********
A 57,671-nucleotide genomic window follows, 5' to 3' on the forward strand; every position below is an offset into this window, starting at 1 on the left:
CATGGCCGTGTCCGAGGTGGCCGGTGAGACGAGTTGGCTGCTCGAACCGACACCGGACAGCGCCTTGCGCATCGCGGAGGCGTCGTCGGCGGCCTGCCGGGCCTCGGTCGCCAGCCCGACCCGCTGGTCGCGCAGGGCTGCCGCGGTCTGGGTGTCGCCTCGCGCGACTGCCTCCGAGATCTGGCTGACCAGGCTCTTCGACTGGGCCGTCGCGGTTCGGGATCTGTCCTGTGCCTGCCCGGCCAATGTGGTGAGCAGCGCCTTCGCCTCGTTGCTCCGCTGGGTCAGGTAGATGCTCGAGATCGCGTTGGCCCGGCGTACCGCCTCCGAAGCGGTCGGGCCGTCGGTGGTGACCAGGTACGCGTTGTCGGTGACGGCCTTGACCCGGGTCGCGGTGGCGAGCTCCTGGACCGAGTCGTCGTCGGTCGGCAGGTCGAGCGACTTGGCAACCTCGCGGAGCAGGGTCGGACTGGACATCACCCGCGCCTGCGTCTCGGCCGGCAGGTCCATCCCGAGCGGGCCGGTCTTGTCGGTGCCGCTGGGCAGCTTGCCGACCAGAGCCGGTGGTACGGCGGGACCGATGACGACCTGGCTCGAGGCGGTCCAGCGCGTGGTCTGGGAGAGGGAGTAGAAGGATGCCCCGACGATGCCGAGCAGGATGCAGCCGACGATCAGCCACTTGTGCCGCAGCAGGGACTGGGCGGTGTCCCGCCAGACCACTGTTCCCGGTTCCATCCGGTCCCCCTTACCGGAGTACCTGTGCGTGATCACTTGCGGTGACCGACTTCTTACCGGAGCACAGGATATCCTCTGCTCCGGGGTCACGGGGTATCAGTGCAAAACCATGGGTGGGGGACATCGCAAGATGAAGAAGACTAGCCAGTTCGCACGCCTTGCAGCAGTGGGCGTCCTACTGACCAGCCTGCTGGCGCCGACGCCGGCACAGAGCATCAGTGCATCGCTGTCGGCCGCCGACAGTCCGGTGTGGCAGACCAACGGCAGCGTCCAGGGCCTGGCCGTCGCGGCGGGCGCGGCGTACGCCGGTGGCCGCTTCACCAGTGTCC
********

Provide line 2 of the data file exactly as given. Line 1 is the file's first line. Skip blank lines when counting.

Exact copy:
CATGGCCGTGTCCGAGGTGGCCGGTGAGACGAGTTGGCTGCTCGAACCGACACCGGACAGCGCCTTGCGCATCGCGGAGGCGTCGTCGGCGGCCTGCCGGGCCTCGGTCGCCAGCCCGACCCGCTGGTCGCGCAGGGCTGCCGCGGTCTGGGTGTCGCCTCGCGCGACTGCCTCCGAGATCTGGCTGACCAGGCTCTTCGACTGGGCCGTCGCGGTTCGGGATCTGTCCTGTGCCTGCCCGGCCAATGTGGTGAGCAGCGCCTTCGCCTCGTTGCTCCGCTGGGTCAGGTAGATGCTCGAGATCGCGTTGGCCCGGCGTACCGCCTCCGAAGCGGTCGGGCCGTCGGTGGTGACCAGGTACGCGTTGTCGGTGACGGCCTTGACCCGGGTCGCGGTGGCGAGCTCCTGGACCGAGTCGTCGTCGGTCGGCAGGTCGAGCGACTTGGCAACCTCGCGGAGCAGGGTCGGACTGGACATCACCCGCGCCTGCGTCTCGGCCGGCAGGTCCATCCCGAGCGGGCCGGTCTTGTCGGTGCCGCTGGGCAGCTTGCCGACCAGAGCCGGTGGTACGGCGGGACCGATGACGACCTGGCTCGAGGCGGTCCAGCGCGTGGTCTGGGAGAGGGAGTAGAAGGATGCCCCGACGATGCCGAGCAGGATGCAGCCGACGATCAGCCACTTGTGCCGCAGCAGGGACTGGGCGGTGTCCCGCCAGACCACTGTTCCCGGTTCCATCCGGTCCCCCTTACCGGAGTACCTGTGCGTGATCACTTGCGGTGACCGACTTCTTACCGGAGCACAGGATATCCTCTGCTCCGGGGTCACGGGGTATCAGTGCAAAACCATGGGTGGGGGACATCGCAAGATGAAGAAGACTAGCCAGTTCGCACGCCTTGCAGCAGTGGGCGTCCTACTGACCAGCCTGCTGGCGCCGACGCCGGCACAGAGCATCAGTGCATCGCTGTCGGCCGCCGACAGTCCGGTGTGGCAGACCAACGGCAGCGTCCAGGGCCTGGCCGTCGCGGCGGGCGCGGCGTACGCCGGTGGCCGCTTCACCAGTGTCC